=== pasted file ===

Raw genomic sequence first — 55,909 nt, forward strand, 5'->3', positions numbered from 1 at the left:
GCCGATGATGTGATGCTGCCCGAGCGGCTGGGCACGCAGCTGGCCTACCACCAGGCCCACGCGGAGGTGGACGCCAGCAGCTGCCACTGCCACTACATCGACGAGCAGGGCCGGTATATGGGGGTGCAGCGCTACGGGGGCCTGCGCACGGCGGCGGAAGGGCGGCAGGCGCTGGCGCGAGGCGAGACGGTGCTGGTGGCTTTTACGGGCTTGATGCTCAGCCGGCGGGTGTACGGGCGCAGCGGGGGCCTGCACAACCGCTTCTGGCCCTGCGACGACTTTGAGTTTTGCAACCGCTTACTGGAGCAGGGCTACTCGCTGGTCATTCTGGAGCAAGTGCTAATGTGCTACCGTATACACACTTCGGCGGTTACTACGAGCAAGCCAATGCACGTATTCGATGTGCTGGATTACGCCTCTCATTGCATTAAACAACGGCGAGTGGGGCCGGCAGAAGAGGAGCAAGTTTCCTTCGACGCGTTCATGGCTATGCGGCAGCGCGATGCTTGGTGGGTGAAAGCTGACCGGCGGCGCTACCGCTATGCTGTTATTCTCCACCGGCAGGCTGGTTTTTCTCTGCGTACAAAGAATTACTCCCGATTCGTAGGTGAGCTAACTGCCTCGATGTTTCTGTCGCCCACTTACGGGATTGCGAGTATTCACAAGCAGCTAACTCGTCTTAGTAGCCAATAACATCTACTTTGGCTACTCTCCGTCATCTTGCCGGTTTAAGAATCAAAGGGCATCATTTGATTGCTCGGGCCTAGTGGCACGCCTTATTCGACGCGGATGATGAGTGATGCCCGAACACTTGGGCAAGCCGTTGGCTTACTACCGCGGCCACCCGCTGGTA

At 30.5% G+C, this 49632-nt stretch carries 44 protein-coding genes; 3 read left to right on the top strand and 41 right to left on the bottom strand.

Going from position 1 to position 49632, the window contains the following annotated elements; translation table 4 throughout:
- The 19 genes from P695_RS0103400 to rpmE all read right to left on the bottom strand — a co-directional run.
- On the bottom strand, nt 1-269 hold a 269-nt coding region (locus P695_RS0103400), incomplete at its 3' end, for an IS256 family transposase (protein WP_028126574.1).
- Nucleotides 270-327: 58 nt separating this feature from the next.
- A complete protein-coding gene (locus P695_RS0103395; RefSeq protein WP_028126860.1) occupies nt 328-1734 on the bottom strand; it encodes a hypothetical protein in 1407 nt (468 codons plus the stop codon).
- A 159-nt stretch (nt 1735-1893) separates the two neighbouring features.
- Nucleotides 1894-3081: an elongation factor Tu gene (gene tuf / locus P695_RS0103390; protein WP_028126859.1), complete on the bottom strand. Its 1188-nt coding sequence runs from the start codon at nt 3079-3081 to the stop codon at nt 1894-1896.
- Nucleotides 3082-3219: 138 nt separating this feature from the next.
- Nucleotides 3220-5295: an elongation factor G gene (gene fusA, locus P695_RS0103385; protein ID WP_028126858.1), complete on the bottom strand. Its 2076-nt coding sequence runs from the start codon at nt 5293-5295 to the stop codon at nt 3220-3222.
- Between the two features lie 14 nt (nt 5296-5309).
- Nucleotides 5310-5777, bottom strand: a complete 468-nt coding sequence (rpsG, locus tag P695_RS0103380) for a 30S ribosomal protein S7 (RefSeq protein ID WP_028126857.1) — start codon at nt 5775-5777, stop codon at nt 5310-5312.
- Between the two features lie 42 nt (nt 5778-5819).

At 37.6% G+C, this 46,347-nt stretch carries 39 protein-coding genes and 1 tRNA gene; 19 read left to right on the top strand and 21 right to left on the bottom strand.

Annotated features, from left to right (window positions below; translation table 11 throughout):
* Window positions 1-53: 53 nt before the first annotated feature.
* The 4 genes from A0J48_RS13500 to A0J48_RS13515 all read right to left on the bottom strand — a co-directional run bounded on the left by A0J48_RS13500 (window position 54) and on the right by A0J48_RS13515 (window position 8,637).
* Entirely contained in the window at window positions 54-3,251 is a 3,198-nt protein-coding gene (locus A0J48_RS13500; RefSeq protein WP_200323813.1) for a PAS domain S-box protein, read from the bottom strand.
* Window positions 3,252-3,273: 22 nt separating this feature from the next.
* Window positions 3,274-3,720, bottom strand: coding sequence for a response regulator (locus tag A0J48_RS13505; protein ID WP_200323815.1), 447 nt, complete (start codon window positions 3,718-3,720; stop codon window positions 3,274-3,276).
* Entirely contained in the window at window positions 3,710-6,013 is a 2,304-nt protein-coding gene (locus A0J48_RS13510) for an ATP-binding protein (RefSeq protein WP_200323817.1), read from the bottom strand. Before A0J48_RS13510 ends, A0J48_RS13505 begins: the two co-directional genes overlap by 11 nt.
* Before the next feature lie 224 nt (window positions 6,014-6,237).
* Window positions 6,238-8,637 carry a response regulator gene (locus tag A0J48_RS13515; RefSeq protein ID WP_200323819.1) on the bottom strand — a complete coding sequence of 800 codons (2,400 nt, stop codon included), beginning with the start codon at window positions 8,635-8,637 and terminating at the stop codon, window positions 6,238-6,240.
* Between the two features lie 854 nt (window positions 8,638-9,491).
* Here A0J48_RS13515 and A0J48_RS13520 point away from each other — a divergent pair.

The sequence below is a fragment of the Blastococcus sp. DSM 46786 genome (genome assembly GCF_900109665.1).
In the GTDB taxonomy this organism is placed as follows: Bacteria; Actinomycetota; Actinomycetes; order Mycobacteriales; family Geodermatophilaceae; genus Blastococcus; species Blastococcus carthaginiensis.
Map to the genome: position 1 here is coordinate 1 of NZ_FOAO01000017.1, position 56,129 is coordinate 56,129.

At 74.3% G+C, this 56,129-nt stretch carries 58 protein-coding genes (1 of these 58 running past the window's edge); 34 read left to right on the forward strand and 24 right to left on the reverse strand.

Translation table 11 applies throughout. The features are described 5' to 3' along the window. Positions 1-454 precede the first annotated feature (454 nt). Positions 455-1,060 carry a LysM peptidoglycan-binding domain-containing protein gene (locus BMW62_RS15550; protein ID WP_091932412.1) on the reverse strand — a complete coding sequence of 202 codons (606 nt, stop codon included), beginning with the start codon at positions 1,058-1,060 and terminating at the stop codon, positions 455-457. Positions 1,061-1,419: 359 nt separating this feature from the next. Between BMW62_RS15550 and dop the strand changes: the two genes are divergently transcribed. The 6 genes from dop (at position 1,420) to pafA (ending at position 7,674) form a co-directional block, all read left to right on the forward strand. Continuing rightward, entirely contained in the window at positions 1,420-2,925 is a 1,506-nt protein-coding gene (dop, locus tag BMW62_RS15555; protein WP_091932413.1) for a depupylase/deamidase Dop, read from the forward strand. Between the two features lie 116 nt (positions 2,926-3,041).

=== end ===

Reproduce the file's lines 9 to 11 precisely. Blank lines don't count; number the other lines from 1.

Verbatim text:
- A 159-nt stretch (nt 1735-1893) separates the two neighbouring features.
- Nucleotides 1894-3081: an elongation factor Tu gene (gene tuf / locus P695_RS0103390; protein WP_028126859.1), complete on the bottom strand. Its 1188-nt coding sequence runs from the start codon at nt 3079-3081 to the stop codon at nt 1894-1896.
- Nucleotides 3082-3219: 138 nt separating this feature from the next.